Guilherme Rosales is a Graduate Student at UBC, doing his master of Public Policy and Global Affairs. He previously studied philosophy and Political Science, and has been doing seasonal work as a fire fighter for many years. Guilherme has seen first hand the unprecedented environmental changes from climate in the form of a growing number of wildfires in the region. In light of the wildfire season here in Scandinavia, we encourage the reader to absorb the flames in this poetic photoseries and to fully embrace the impotency of human power over our elements.
Tekst: Guilherme Rosales, Graduate Student at UBC, doing his master of Public Policy and Global Affairs.
Foto: Guilherme Rosales.
Amongst the Barren Rock
I wandered, once, amongst the trees, in the forest deep
The floor was dead and building, to give life to leaves,
atop in the canopy green
I heard the chitter of a squirrel,
jumping from branch to branch
nimbly so, it scrambled to and fro
gathering, and storing for its’ winter hatch.
and wandered deep into the green
noticing, the decay of fungal features on display
and diseases that seem okay
you do not see heart rot yet
as it hollows you out from the inside
these trees are dying and do need death
in order for the forest to survive
see the trees and hear the wind and feel the rivers flow
notice the trickle of a creek that disappears into below
only to spring out again further along the forest grove
the flowers once bloomed so brightly
purple-pink in the alpine meadows
a hazy picture sinked;
now they’re gone and the wind screams long
amongst the barren rocks.
What more can I say?
It’s a curious and amazing thing to be whisked away by a helicopter and flown above mountains to your destination where a wildfire incident has started. It is surreal. When you land, you might just forget who you are and where you are, especially when your in the middle of nowhere. A place other humans probably have never been, or if they have, not for a very, very long time.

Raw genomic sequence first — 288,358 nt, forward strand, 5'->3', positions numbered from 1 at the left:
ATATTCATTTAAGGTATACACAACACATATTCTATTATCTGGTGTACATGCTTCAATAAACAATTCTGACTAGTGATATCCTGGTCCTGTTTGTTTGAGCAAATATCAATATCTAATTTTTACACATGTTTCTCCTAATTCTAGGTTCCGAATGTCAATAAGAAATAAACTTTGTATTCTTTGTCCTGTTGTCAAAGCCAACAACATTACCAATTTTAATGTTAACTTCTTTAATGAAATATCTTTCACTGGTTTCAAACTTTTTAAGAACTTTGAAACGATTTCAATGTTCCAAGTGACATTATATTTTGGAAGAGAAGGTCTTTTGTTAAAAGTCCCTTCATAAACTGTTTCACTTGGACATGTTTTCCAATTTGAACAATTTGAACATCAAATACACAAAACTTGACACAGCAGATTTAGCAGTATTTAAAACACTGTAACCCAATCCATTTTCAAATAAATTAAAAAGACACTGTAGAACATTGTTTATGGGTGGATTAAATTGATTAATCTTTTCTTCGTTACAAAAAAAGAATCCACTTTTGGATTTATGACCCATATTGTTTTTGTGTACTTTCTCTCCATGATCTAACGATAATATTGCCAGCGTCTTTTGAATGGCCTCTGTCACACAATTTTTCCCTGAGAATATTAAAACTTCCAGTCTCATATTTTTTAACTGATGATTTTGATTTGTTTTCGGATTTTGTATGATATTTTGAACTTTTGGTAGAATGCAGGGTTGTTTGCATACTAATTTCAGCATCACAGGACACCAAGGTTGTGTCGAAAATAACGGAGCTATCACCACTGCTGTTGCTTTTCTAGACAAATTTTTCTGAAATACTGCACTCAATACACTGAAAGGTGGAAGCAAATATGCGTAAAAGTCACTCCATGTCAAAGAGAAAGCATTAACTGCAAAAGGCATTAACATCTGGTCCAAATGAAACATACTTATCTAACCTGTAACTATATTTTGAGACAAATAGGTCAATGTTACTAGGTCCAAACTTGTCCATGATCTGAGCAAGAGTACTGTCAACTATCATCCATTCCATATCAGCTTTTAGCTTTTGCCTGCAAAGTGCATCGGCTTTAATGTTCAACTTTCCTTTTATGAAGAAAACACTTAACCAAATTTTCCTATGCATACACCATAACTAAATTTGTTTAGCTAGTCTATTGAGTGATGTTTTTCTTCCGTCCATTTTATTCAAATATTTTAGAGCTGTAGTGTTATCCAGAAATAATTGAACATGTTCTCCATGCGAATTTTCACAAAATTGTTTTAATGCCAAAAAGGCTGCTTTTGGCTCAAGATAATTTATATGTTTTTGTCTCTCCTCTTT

Time and Place
They both become ethereal. Looking back on all the wildfire seasons I have done, it all seems to blend; or instead fall like rain all around me. Every moment crystallized in a falling rain drop. The story you tell yourself of what happened cannot but help take on a mythical form. It seems so wild, untamed and crazy. It felt like I was a pioneer at times, standing on the top of a mountain trying to figure out where to go next to catch and stop the fire, or sometimes to find the fire. I was searching for fire in the wildlands of B.C.; places people never go to anymore; places untouched by human influence or effect. How is it not, at least, a little bit mythical sounding.
Wildfire is Alive
The smoke towers in the distance, forming a column against the sky. Then it turns into a cloud. Finally it blots out the sun for a moment before turning it blood red.
The flames are alive. They dance with the wind hungrily feeding on the ground before consuming the trees. What they leave behind are smouldering white ash-pits with glowing embers underneath that sometimes look like flowing lava.
It spreads faster than anticipated and moves in ways that are unpredictable. Just when you think you know wildfire it does something you have never seen before.
Wildfire never ceases to amaze or inspire awe. Just watch closely. Wildfire is alive.
The Ever-Present Moment Lived
When we reflect upon the past we give up momentarily our capacity to think about our future. Or rather we disrupt our inherent inclination to think forward, to think past. Yet when brought back to the present moment, we tend to think ahead. Our worries and logical fears give us glimmers of our future. Outcomes of things based in facts. Outcomes of loss for all of us.
Perhaps this might be why we enjoy being in nature; because it draws us back to the present with tendrils to the future, but not detracting from the gravity of what drives us to stay engaged with nature.
Through all of my adventures I have appreciated every single moment of them, especially the hard ones. Each single one is a reminder of the beauty and amazing splendour of our wild-lands and raw nature on our Earth. Because of this beauty and its’ diminishment by human activity, it becomes pivotal to always attempt to steward and preserve it for future generations. Its’ value cannot be appropriately calculated by any economist, or anyone else. It is a priceless good and all humans enjoy it and need it.